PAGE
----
Move More, Sit Less

Move More, Sit Less

In our culture, sitting is common practice. We sit in the car, all day at work, and around the house. Sitting too much affects your physical and mental states. It can create a bad habit that can lead to health problems.
There are things you can do to break this pattern and create a new, active routine. Technology even helps plan and track your movement, if you own a fitness tracker or smartphone with apps. The more steps you take, the healthier you are. Moving more and sitting less is part of an overall improved lifestyle. Being active helps you eat, sleep, and think well.

Path to well being

The first and easiest way to increase your movement is to stand and walk more. Standing stretches your legs and improves your posture. On average, it burns 50% more calories than sitting. Walking is free exercise. Statistics show that walking as little as 30 minutes a day provides heart health benefits.

If you already are active at work, home, or play, then you’re ahead of the game. If not, check out these practical tips to get you moving more and sitting less. As with all new routines, start small and slowly increase the levels of time and effort. You can use devices or apps to help remind you to move and track your movement.

Be more active at work

  • Schedule meetings to walk rather than sit at a table.
  • Walk to a colleague’s desk to talk, instead of calling or emailing them.
  • Carry a small, reusable bottle or cup and walk to the break room to fill it up. This gets you active and also forces you to drink more water.
  • Use the bathroom that is farthest away.
  • Take the stairs instead of the elevator.
  • Join or create a work recreation team.
  • Be part of an office weight loss program or steps challenge.
  • Go for a walk or get a workout in over lunch to break up your day.
  • If available, invest in a stand-up or convertible desk. If not, use a large exercise ball as a chair. Stretch and move at your desk throughout the day.
  • If available, use a walking workstation. This is a treadmill that you can attach your laptop to.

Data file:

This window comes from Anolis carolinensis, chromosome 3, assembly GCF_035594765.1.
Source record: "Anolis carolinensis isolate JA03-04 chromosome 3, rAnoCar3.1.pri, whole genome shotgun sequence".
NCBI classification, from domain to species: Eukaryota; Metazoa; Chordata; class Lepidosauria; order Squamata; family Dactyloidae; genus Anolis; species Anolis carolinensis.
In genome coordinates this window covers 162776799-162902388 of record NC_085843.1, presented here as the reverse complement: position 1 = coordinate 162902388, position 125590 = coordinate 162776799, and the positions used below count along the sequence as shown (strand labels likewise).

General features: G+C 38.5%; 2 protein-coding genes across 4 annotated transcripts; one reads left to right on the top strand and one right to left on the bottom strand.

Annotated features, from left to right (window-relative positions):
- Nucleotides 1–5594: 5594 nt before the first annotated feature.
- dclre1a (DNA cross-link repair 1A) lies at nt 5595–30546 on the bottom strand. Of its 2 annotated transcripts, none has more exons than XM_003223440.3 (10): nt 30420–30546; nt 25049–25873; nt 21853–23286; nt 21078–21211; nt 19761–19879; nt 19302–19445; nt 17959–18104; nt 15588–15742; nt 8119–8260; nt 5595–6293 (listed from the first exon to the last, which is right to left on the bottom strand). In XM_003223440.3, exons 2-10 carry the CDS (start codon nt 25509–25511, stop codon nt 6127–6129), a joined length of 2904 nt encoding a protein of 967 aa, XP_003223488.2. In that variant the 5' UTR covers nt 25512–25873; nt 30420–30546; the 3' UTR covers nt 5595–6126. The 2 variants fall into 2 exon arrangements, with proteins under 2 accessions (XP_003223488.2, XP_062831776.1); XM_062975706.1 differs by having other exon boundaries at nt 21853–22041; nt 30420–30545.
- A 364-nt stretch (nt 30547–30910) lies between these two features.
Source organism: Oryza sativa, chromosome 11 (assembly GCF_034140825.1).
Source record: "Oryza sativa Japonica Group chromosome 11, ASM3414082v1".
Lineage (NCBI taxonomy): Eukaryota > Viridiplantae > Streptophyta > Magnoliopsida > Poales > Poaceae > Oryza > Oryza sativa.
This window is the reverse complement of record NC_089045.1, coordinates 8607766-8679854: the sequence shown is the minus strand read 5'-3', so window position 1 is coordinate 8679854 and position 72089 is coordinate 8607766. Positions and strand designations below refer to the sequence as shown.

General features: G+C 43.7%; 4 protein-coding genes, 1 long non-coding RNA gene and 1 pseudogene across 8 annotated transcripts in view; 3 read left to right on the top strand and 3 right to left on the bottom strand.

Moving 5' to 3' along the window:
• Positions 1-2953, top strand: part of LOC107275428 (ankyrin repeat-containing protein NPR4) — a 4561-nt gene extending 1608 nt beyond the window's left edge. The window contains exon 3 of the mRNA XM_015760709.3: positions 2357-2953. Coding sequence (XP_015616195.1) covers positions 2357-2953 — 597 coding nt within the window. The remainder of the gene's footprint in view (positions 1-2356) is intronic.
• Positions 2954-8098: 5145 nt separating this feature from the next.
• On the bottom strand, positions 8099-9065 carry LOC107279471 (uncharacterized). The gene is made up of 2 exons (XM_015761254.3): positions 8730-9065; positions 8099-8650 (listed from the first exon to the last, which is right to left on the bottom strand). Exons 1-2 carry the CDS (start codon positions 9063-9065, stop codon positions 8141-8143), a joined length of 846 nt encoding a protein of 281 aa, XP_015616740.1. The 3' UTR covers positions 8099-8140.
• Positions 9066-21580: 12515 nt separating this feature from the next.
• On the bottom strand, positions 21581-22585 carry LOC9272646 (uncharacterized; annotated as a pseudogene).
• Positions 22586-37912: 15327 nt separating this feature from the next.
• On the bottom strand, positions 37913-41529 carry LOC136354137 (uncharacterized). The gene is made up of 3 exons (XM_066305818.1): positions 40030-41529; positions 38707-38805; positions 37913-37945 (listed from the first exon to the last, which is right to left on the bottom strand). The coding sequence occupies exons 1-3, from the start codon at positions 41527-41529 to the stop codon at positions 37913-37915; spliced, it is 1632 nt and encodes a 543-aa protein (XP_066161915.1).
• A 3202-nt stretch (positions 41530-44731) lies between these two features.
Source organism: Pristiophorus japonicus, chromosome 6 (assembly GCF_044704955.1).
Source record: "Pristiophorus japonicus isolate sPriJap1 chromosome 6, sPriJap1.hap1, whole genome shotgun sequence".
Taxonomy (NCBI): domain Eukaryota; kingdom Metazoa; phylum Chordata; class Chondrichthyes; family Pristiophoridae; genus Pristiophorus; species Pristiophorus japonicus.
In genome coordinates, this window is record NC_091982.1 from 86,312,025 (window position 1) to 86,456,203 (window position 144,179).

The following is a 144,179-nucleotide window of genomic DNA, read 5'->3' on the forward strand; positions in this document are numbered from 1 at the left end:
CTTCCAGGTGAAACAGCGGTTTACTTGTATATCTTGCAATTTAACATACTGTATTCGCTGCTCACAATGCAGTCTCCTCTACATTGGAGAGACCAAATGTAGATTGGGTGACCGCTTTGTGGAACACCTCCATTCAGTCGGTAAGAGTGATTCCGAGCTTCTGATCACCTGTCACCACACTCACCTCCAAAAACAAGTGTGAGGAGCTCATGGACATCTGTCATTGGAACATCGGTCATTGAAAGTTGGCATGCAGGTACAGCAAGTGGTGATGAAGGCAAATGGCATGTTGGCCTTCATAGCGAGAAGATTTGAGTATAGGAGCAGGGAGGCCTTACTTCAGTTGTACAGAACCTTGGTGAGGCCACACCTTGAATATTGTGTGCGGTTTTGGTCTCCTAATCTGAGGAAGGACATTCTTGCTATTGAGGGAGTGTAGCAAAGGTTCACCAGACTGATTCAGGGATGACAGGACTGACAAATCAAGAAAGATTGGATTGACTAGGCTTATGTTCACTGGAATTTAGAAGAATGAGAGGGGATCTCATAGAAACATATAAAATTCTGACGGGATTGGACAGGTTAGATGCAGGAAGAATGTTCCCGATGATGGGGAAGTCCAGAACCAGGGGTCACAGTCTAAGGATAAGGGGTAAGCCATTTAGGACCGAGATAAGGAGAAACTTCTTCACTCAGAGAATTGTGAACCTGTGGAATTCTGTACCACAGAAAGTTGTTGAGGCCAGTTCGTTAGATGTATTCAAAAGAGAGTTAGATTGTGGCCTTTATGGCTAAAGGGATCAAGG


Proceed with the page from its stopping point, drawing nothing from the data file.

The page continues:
• If you travel for work, plan ahead. Use the hotel fitness room or pack your own equipment.

Be more active at home

  • Prepare and cook dinner at home, instead of ordering in or eating out. This gets you moving and also helps you eat healthier.
  • Take your dog(s) for a walk instead of letting them out in the backyard.
  • Walk or ride your bike to the store, instead of driving or sitting in the car.
  • If you have to drive, park at the back of the parking lot so you have to walk farther.
  • Make household chores a fun activity. Have a friendly contest to see who can complete them fastest.
  • Limit time on the TV, computer, and video games.
  • Go for a walk before or after a meal. It increases blood flow and boosts your metabolism.
  • Stand up or walk around while you’re talking on the phone.
  • Invest in basic exercise equipment for the home. Stretch on a mat, lift weights, or do cardio exercises while watching TV.

Be more active at play

  • Go to the public park on the weekend. Some parks also have free tennis courts and water parks.
  • Find an exercise partner that you can rely on.
  • If you don’t belong to a gym, do basic exercises at home or work out to a TV fitness program. You also can go walk for free at an indoor or outdoor mall. Some YMCAs even offer scholarships.
  • Participate in community service.
  • Schedule events and trips with family or friends that promote movement. These include hiking, dancing, bowling, skiing, or group sports.
  • If you’re at the pool or beach, join in games instead of lying out. Some cities and schools have public pools or free passes.
  • If you’re golfing, walk the course instead of getting a golf cart.

Things to consider

There are many benefits to adding regular activity to your day. It helps to clear and refresh your mind, and improves your mood. It promotes healthy eating habits and boosts your energy. Once you start, you might be surprised at how much more you’ll want to move.

Remember to continue your new forms of activity. This will help create a routine that is easy to follow and remember. Also, if you set goals and plan ahead of time, you are more likely to succeed.

It also is helpful to keep track of your activity. This lets you know what works and helps you reach your goals. An important part of the process is celebrating you milestones.

When to see your doctor

If you have known health issues or conditions, talk to your doctor before starting a new exercise routine. Seek medical care if a pain or problem occurs.

 Questions to ask your doctor

  • Are there any risks to being more active?
  • What types of exercise are best for me?

Resources

Centers for Disease Control and Prevention, Physical Activity

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